The model considers the presence of 4 basic species: , , , and . The basic equations were derived to form the mass balance of perspective chemical species as shown below. The first terms of (12)–(15) deal with the diffusion of the species according to Fick’s second law, while the second term shows the consumption due to their reaction with within the liquid film. The subscripts in the equations, respectively, indicate the chemical species , , and .
Liquid film—Region I: it holds that Liquid film—Region II: it holds that Liquid film—Region III: it holds that
The boundary conditions imposed are as follows: Here, and represent the concentrations of at and at , respectively.
The mass balance equations in the dimensionless form reduce to the following.
Region I: Region II:
Region I: Region II:
The dimensionless positions of two reaction planes, and , can be determined by the following equations :
3. Result and Discussion
3.1. Model Parameter Estimation
In order to have the numerical results of the above model regarding enhancement factor, it is necessary to know the values of the dimensionless parameters , , and . The values of , , and have been considered as same as the experimental data by various workers available in the literature. To show the contribution of the presence of the solids to the absorption rate, the ratio of enhancement factor into the slurry to that into saturated solution is plotted against in Figures 2(a)–2(c). The ratio represents the degree of enhancement owing to the presence of solid particles in the slurry. The parameter regarding the solid dissolution, , is fixed (1.0–5.5), and the parameter regarding the ratio of diffusivity of to that of liquid is also fixed (0.5–1.5). From the figures, it is observed that initially decreases with the increase in , and then it is almost independent of . It indicates that when is kept constant, the enhancement in gas absorption rate due to the presence of the suspended reactant particles is almost independent of the gas-phase concentration. The influences in gas-phase concentration and improve the absorption characteristics.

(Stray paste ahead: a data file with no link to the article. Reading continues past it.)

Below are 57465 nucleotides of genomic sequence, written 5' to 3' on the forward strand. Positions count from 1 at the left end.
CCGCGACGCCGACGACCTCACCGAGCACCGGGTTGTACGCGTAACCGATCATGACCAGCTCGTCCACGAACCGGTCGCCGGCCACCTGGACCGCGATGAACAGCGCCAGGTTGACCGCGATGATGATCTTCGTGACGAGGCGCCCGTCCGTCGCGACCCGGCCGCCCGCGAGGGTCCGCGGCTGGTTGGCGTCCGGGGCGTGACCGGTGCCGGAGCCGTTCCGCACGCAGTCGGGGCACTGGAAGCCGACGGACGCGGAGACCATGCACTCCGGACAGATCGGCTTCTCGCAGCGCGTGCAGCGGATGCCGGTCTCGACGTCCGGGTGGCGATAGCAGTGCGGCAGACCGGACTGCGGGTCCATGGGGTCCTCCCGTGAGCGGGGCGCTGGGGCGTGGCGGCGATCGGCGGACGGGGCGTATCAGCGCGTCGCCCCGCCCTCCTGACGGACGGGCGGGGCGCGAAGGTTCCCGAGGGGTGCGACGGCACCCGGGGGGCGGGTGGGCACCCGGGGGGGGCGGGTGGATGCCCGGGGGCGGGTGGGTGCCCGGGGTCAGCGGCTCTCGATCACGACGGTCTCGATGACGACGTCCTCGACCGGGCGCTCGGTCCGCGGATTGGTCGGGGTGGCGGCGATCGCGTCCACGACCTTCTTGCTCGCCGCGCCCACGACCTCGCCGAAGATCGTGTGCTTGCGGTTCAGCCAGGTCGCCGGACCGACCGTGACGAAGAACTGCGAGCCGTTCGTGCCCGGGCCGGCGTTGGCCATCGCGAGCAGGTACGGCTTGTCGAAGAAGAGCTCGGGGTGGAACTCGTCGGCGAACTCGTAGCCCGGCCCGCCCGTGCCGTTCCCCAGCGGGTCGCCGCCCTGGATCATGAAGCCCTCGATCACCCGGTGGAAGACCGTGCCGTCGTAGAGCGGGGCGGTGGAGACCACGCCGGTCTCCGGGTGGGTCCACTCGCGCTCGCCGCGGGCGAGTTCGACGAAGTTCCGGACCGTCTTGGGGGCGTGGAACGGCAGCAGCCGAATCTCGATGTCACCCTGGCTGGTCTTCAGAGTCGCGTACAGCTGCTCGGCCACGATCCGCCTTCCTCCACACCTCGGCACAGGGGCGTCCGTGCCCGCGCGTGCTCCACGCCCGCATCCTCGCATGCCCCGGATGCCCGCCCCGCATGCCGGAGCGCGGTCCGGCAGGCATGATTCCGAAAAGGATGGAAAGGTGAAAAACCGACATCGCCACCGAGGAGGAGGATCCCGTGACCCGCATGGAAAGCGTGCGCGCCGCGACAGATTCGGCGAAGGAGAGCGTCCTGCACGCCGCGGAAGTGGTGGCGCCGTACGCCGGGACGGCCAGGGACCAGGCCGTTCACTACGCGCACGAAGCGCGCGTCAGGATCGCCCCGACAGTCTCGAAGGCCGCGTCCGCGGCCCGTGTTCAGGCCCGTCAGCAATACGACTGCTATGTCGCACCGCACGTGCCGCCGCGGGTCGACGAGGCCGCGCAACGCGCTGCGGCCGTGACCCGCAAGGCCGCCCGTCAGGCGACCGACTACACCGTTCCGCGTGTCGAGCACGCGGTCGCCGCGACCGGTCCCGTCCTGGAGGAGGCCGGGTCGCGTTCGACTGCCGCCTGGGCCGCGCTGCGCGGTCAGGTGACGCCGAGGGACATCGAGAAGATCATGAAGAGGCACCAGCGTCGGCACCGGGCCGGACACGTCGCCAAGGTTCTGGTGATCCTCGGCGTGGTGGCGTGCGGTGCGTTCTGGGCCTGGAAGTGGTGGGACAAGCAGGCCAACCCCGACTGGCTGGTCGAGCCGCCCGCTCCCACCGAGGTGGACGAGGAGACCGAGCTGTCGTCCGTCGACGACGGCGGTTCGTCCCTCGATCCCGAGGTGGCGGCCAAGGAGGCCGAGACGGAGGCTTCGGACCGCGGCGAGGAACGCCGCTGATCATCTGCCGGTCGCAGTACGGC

To show the effect of solid dissolution on absorption rate, the ratio of enhancement factor is plotted against (see Figures 3(a)–3(c)) for constant value of . It is seen from the figures that the difference of the enhancement factors is very small with the variation of from 4 to 10, and is almost independent on .
For the contribution of on absorption rate, a plot is drawn between versus by considering both and to be the same as shown in Figure 4. In this case, the diffusivity of in the slurry was assumed to be the same as that of the pure water, and the concentration of at the gas-liquid interface was assumed to be equal to the solubility of the hydroxide in the water. Under these circumstances, Figure 4 shows that decreases as increases.